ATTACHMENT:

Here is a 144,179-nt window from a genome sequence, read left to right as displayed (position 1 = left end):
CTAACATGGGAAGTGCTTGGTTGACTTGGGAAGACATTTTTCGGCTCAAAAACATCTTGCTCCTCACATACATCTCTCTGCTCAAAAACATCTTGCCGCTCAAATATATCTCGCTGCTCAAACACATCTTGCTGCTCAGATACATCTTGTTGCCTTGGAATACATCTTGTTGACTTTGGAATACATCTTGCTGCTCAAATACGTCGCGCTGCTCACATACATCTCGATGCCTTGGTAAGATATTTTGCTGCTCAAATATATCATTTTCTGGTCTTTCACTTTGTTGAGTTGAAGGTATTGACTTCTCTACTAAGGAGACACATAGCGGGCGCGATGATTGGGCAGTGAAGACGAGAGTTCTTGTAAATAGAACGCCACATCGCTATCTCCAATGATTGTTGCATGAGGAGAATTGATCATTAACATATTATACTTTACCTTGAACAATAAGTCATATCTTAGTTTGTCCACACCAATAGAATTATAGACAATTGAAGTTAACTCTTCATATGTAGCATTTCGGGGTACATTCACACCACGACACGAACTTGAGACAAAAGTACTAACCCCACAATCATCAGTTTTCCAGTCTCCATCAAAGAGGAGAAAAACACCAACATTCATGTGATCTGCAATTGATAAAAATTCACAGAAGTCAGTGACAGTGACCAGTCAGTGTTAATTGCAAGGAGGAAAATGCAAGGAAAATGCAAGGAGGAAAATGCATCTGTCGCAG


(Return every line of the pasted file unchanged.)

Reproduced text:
Here is a 144,179-nt window from a genome sequence, read left to right as displayed (position 1 = left end):
CTAACATGGGAAGTGCTTGGTTGACTTGGGAAGACATTTTTCGGCTCAAAAACATCTTGCTCCTCACATACATCTCTCTGCTCAAAAACATCTTGCCGCTCAAATATATCTCGCTGCTCAAACACATCTTGCTGCTCAGATACATCTTGTTGCCTTGGAATACATCTTGTTGACTTTGGAATACATCTTGCTGCTCAAATACGTCGCGCTGCTCACATACATCTCGATGCCTTGGTAAGATATTTTGCTGCTCAAATATATCATTTTCTGGTCTTTCACTTTGTTGAGTTGAAGGTATTGACTTCTCTACTAAGGAGACACATAGCGGGCGCGATGATTGGGCAGTGAAGACGAGAGTTCTTGTAAATAGAACGCCACATCGCTATCTCCAATGATTGTTGCATGAGGAGAATTGATCATTAACATATTATACTTTACCTTGAACAATAAGTCATATCTTAGTTTGTCCACACCAATAGAATTATAGACAATTGAAGTTAACTCTTCATATGTAGCATTTCGGGGTACATTCACACCACGACACGAACTTGAGACAAAAGTACTAACCCCACAATCATCAGTTTTCCAGTCTCCATCAAAGAGGAGAAAAACACCAACATTCATGTGATCTGCAATTGATAAAAATTCACAGAAGTCAGTGACAGTGACCAGTCAGTGTTAATTGCAAGGAGGAAAATGCAAGGAAAATGCAAGGAGGAAAATGCATCTGTCGCAG